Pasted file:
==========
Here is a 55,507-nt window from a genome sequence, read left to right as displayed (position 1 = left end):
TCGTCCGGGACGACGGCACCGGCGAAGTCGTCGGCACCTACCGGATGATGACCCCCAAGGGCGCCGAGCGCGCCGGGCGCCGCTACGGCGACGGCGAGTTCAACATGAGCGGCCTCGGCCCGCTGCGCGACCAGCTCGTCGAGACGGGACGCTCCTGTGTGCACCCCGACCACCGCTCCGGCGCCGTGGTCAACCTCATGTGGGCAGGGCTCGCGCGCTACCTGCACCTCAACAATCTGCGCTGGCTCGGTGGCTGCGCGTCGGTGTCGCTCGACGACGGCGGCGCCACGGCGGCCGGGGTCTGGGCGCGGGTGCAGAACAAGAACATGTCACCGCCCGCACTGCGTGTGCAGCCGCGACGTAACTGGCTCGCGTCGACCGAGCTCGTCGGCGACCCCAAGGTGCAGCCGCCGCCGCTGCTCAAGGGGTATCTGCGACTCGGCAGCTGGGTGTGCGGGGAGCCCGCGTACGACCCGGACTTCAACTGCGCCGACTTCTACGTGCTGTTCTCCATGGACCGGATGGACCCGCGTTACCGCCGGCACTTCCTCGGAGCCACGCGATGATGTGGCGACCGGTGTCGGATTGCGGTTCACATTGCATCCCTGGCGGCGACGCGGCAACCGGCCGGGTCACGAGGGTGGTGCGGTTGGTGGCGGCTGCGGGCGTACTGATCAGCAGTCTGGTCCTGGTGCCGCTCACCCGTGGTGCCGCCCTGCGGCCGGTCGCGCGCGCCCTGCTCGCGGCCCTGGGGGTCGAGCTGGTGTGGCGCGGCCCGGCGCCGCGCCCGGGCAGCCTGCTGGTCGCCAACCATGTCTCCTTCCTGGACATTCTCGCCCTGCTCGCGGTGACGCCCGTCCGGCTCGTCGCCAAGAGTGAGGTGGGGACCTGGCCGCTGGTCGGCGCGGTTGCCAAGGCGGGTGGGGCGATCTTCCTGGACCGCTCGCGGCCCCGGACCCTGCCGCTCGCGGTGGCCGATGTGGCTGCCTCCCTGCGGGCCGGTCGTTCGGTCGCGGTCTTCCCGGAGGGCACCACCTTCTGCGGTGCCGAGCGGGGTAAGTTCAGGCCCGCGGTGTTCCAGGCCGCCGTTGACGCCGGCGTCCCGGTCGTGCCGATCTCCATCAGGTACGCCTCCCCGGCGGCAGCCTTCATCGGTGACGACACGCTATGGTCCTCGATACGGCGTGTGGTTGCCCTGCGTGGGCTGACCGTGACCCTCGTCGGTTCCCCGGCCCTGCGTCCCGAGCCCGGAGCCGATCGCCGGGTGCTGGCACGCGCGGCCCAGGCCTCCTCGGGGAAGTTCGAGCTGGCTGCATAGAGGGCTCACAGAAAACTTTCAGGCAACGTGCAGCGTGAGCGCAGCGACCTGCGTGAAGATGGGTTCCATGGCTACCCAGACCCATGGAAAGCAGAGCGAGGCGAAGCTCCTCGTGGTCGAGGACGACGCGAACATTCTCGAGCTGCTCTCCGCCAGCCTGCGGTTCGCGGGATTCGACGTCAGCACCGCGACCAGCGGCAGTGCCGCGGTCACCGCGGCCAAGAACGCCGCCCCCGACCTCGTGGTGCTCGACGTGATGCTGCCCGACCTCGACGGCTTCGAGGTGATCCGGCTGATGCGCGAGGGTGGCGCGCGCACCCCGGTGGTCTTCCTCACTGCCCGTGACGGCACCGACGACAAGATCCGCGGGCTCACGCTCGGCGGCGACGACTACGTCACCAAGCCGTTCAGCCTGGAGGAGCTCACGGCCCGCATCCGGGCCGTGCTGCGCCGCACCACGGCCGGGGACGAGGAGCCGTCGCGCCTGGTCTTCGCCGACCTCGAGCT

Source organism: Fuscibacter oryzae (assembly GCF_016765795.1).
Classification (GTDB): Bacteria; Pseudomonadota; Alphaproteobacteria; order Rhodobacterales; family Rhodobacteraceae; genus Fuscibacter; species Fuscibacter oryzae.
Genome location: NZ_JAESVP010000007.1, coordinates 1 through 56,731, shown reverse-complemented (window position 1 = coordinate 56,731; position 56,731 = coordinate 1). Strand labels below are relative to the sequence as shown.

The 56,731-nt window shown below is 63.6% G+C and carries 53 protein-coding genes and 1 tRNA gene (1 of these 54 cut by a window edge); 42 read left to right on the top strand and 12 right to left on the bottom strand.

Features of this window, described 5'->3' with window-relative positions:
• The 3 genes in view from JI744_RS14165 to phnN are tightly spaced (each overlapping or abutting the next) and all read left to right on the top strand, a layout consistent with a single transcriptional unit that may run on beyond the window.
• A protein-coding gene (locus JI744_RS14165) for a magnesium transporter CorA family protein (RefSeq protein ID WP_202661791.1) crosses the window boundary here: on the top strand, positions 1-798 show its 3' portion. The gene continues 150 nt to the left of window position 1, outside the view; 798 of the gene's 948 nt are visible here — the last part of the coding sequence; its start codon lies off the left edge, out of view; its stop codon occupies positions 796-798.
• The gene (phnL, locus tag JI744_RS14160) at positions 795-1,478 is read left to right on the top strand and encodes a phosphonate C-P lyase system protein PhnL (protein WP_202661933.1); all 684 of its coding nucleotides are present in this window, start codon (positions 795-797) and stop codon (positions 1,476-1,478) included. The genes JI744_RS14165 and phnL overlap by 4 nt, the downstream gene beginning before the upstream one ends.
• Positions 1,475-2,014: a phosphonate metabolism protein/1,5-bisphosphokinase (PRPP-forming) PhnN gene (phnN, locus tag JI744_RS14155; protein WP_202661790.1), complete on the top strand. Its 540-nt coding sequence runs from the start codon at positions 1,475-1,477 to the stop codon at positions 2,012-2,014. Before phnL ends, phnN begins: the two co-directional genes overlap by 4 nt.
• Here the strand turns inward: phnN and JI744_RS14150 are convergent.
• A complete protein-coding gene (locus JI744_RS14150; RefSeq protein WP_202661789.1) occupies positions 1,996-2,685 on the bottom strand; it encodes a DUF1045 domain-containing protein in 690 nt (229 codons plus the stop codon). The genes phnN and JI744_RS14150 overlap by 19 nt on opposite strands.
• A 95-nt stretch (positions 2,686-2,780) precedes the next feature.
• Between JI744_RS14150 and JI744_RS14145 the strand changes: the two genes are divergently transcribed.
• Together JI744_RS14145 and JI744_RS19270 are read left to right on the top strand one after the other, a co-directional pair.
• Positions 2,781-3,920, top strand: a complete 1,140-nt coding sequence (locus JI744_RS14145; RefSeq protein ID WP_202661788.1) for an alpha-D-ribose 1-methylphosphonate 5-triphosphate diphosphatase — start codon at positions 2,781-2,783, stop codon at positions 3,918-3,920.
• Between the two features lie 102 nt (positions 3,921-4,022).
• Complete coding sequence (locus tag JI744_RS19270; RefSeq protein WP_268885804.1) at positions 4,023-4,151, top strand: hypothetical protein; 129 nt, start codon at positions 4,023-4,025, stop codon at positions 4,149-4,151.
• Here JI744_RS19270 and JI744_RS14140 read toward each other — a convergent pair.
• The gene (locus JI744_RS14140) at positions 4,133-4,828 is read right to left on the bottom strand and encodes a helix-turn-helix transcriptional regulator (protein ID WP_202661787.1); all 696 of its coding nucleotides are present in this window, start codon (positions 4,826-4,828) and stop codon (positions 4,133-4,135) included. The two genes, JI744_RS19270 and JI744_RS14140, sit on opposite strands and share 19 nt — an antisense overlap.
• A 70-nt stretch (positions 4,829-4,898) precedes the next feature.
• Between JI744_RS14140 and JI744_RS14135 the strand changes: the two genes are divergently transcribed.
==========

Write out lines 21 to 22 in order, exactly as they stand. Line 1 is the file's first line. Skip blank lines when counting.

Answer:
• The gene (locus JI744_RS14140) at positions 4,133-4,828 is read right to left on the bottom strand and encodes a helix-turn-helix transcriptional regulator (protein ID WP_202661787.1); all 696 of its coding nucleotides are present in this window, start codon (positions 4,826-4,828) and stop codon (positions 4,133-4,135) included. The two genes, JI744_RS19270 and JI744_RS14140, sit on opposite strands and share 19 nt — an antisense overlap.
• A 70-nt stretch (positions 4,829-4,898) precedes the next feature.